Do we really want to conclude that the new H1N1 strains is ‘more dangerous’ than we think based on tests in animal models which may or may not accurately reflect what occurs in humans? The ongoing infection of millions of humans with the new H1N1 virus seems a better source of data – and so far the results indicate that the new pandemic strain is no more dangerous than seasonal influenza.

Of course, it is possible that a more virulent version of the 2009 H1N1 virus could emerge in the coming months – what will happen as this virus evolves in humans is anyone’s guess – but who knows if it will retain the ability to multiply in the lower tract? The only thing that is certain is that it will be a different virus from the one that has been studied in mice, ferrets, and small pigs.

Y. Itoh1 et al. (2009). In vitro and in vivo characterization of new swine-origin H1N1 influenza viruses Nature adv. online pub 13 July 2009.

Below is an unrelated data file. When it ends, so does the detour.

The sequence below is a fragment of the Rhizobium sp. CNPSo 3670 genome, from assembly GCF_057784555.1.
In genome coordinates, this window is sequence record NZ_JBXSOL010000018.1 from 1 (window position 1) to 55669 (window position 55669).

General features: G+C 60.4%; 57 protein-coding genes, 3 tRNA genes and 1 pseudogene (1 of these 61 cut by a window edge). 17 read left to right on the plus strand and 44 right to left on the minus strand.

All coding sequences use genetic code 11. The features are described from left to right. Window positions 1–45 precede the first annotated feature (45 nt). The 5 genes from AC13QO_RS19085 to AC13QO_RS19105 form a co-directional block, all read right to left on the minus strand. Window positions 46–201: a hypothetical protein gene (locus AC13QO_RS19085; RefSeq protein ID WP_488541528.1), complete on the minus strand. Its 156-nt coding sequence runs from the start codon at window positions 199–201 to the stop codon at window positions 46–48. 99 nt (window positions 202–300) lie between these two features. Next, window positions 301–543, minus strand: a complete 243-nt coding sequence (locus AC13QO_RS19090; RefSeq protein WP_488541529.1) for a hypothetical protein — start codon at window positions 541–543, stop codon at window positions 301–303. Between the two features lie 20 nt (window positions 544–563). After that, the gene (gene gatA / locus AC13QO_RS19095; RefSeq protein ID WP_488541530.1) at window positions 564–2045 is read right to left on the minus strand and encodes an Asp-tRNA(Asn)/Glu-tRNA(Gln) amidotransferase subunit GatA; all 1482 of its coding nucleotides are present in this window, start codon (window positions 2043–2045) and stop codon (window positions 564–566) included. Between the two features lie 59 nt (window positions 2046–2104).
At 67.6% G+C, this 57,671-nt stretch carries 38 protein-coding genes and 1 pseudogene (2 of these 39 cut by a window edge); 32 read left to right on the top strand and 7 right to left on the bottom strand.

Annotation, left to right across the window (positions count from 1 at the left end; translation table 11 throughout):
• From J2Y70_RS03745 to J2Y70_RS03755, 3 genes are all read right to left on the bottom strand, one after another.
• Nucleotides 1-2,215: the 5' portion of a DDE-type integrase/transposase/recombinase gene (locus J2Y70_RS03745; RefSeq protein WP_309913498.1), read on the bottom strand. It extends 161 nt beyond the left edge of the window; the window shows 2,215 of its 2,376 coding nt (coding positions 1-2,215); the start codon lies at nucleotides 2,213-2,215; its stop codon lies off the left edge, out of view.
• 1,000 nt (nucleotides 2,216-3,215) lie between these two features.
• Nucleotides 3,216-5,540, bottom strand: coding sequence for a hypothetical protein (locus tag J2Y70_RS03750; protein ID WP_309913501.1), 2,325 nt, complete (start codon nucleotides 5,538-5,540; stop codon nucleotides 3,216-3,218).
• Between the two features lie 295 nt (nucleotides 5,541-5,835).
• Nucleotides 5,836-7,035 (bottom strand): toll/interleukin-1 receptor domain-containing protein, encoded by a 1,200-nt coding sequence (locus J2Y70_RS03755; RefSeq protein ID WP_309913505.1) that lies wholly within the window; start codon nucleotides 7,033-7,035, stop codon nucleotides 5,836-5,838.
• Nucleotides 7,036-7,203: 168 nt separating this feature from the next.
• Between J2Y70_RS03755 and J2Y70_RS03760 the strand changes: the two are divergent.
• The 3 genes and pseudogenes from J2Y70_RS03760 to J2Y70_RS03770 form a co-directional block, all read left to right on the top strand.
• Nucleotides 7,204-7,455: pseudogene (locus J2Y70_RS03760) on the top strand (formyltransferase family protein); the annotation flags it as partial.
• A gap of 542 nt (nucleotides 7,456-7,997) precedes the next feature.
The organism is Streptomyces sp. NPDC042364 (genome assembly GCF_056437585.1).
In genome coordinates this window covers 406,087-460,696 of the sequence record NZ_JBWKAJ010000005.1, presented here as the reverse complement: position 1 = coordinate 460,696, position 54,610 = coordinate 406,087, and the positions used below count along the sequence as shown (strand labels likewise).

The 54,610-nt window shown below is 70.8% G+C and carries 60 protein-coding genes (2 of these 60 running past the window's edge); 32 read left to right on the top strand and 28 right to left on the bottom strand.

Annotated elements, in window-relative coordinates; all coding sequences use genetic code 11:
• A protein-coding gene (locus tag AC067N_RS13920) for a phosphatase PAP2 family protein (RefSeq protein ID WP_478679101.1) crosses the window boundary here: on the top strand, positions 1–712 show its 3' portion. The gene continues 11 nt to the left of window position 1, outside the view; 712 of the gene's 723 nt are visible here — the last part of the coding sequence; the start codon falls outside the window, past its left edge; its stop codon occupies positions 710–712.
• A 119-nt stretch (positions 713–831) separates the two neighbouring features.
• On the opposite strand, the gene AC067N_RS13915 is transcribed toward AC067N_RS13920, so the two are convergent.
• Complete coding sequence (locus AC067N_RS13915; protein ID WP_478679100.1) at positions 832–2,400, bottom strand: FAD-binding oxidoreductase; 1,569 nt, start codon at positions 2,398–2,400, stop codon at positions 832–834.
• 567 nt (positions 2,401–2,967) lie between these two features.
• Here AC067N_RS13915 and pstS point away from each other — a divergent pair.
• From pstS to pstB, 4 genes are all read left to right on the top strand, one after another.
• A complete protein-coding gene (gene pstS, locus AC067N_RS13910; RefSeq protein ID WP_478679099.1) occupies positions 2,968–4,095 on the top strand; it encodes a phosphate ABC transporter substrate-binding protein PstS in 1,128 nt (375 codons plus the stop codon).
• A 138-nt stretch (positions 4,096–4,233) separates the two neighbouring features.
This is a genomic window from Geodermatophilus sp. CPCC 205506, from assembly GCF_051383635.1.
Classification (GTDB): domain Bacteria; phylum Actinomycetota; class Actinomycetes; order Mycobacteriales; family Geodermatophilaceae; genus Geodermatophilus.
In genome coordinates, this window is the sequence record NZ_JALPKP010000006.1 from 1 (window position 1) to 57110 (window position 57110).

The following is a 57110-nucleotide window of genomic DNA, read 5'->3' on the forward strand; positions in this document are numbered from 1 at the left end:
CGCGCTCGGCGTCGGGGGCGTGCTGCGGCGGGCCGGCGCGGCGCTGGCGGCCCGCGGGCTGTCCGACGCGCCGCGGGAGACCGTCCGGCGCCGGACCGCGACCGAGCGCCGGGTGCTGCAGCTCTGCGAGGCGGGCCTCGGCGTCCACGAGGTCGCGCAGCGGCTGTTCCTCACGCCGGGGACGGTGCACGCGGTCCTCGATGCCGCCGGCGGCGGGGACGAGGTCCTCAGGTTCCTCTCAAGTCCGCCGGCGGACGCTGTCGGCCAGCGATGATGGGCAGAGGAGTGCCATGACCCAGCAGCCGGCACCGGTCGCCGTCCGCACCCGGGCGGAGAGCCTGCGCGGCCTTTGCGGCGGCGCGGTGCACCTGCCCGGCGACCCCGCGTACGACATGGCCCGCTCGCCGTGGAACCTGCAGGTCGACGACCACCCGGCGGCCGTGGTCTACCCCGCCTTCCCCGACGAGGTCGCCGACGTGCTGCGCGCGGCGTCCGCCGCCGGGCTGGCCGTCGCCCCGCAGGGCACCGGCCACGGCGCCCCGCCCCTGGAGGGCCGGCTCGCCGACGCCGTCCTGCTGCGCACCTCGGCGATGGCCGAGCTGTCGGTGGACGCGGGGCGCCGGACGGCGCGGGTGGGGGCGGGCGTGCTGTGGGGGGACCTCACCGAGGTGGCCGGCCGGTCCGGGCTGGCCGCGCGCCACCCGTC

Maines, T., Jayaraman, A., Belser, J., Wadford, D., Pappas, C., Zeng, H., Gustin, K., Pearce, M., Viswanathan, K., Shriver, Z., Raman, R., Cox, N., Sasisekharan, R., Katz, J., & Tumpey, T. (2009). Transmission and Pathogenesis of Swine-Origin 2009 A(H1N1) Influenza Viruses in Ferrets and Mice Science DOI: 10.1126/science.1177238

Munster, V., de Wit, E., van den Brand, J., Herfst, S., Schrauwen, E., Bestebroer, T., van de Vijver, D., Boucher, C., Koopmans, M., Rimmelzwaan, G., Kuiken, T., Osterhaus, A., & Fouchier, R. (2009). Pathogenesis and Transmission of Swine-Origin 2009 A(H1N1) Influenza Virus in Ferrets Science DOI: 10.1126/science.1177127